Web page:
Spotlight: White Girls by Hilton Als

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Whenever I read excellently penned memoirs, I entertain the idea that my own life could be written in a similarly hypnotic vein. Then I remember, being more mouse than girl, that I shy away from trend-setters and starlets; on the whole I have avoided more often than collided with life. But then Hilton Als, in his essay, Tristes Tropiques, describes himself as “half living life so I can get down to really living it by writing it”, and I think aha! just watch me!

My raison d’être is to be where no one notices me like in a bookstore on a saturday night just before closing. Which is where I was when I saw White Girls with its capitalized title, defiant and oddly familiar. Not being able to pinpoint the arc of his story – messy, contradictory, and addled with cultural references – I was drawn to it.

From Tristes Tropiques, “what is grace but the desire to forget one’s body, or share it with others?” Als describes a need, a craving for love which transcends ownership, or even, at times, touch; our search for a “we” or a “I” that acts like a mirror, reflecting back our double, or twin.

He describes a white girl (one of many in the book) he calls Mrs. Vreeland because “she was stylish, and everything she wore was unfussy and the opposite of fashion and what did the first Mrs. Vreeland say about style? ‘It helps you get down the stairs’.”

These days, I yearn for the time to write the essays, poems, plays whose bits rattle about in my brain. When I was young and had the time and money I worked grunt jobs instead of pursuing my craft; I felt that I had no right to write, I had to live first.

Now, I try to imagine what this new ideal would look like. If I wrote all day, would I dress up my limbs and paint my face to go out to the bars and cafes at night?

Because writing often flits between subjective and objective desire. We are so much in our own heads, we have to feel the world’s eyes on us in return, to feel desirable, and to make the isolation of the work worthwhile. When Hilton Al’s muse says, “what readers crave most, what fills them up, is the story of love, and how it ends,” she speaks for all of us who are watching our lives and loves take root and unravel, while simultaneously putting it all down on paper.

Spotlight: Sarah Ruhl’s 100 essays I don’t have time to write

I’m up before dawn, on a Sunday! The milk for my tea is hovering just this side of sour & it’s starting to clot before my bleary eyes. Nonetheless, I have to run to my desk, now, to write a review of Sarah Ruhl’s 100 essays I don’t have time to write on umbrellas and sword fights, parades and dogs, fire alarms, children and theater. Because I love this book! It contains so much that is of value! Sarah Ruhl reminds us that art comes from life – messy, imperfect life- and that we humans screw things up with our uber-seriousness. “Where are the jugglers? The fire-eaters?” she asks. Refusing to idealize or disparage motherhood, she aligns it with the primary urge to make theater, and claims that both require the DIY ability of turning junk into treasure.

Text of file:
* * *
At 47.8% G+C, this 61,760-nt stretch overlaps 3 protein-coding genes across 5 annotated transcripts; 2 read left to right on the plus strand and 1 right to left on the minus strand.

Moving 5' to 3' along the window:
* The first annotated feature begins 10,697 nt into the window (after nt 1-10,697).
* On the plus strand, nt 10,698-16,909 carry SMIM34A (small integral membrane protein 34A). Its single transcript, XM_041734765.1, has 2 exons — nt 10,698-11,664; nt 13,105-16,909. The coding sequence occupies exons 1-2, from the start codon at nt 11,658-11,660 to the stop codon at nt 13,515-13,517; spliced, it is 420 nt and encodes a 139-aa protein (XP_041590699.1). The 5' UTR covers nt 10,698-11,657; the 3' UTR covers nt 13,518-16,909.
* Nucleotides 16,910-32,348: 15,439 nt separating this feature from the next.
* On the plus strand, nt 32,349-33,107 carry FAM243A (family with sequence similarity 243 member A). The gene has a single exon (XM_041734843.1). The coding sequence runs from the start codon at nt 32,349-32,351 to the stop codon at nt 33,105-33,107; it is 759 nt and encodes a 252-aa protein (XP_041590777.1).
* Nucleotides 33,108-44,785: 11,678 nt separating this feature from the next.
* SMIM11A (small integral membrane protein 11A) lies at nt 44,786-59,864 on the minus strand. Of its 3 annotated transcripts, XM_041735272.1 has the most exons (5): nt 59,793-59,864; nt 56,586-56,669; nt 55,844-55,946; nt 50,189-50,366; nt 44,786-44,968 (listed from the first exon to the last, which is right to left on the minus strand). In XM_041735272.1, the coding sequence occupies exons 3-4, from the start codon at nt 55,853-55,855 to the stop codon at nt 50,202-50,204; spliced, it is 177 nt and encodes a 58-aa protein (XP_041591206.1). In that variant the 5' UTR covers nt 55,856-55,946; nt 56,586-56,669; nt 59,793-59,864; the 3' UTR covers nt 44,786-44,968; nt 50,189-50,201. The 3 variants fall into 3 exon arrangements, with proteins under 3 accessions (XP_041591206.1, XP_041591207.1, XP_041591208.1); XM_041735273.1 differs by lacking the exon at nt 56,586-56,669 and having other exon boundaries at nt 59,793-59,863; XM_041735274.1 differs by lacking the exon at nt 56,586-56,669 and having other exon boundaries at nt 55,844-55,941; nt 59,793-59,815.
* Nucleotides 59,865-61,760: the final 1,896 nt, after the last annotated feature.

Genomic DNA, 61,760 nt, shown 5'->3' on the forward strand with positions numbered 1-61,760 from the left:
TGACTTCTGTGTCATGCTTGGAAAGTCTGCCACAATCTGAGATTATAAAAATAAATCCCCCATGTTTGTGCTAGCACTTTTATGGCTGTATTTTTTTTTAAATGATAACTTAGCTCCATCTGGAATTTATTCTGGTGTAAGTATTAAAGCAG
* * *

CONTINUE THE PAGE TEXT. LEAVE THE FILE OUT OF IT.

Sarah Ruhl packs so much hilarity and profundity in her prose. In essay #35, just 25 words in to it she has restored our creative potential; stating what comes naturally to 5 year olds, and Shakespeare – “By speaking it [a palace, the woods, an evil tower], we make it so.”

Notwithstanding her playful tone, Sarah Ruhl touches upon various isms.

Sexism “A male artist following his whims is daring, manly, and original. A woman artist following her whims is womanly, capricious, and trivial.” #61
Racism“Color-blind casting; or, why are there so many white people on stage?” #41
Elitism“Do we all need a master’s degree to put up a play? Whatever happened to the garage, to the basement?” #38
Ageism“Botox has become our new version of the Greek mask.” #29
Celebrity worship “Everyone is famous in a parade.” #36
Technology fixation – “If waiting is lost, then will all the unconscious processes that take place during waiting get lost? And then might we see the death of the unconscious, and the death of culture?”
#72

Her nuggets are the sort of pearls one scribbles on the back of a napkin (or, in my case, index cards); not precious, scooped from the chaos of life. For me, the message I treasure is to plunge more madly into the mess. “More failure! More demand for failure! More bad plays! Less perfection! More ugliness! More grace!” she belts in essay #56, as if she is competing with a jackhammer and a wired toddler (or both).

I still have 22 essays to go in the book, but I had to pen this review without delay! It couldn’t wait! I want to savor the remaining essays, and, besides, when I do finish, I’ll probably start it over at the beginning.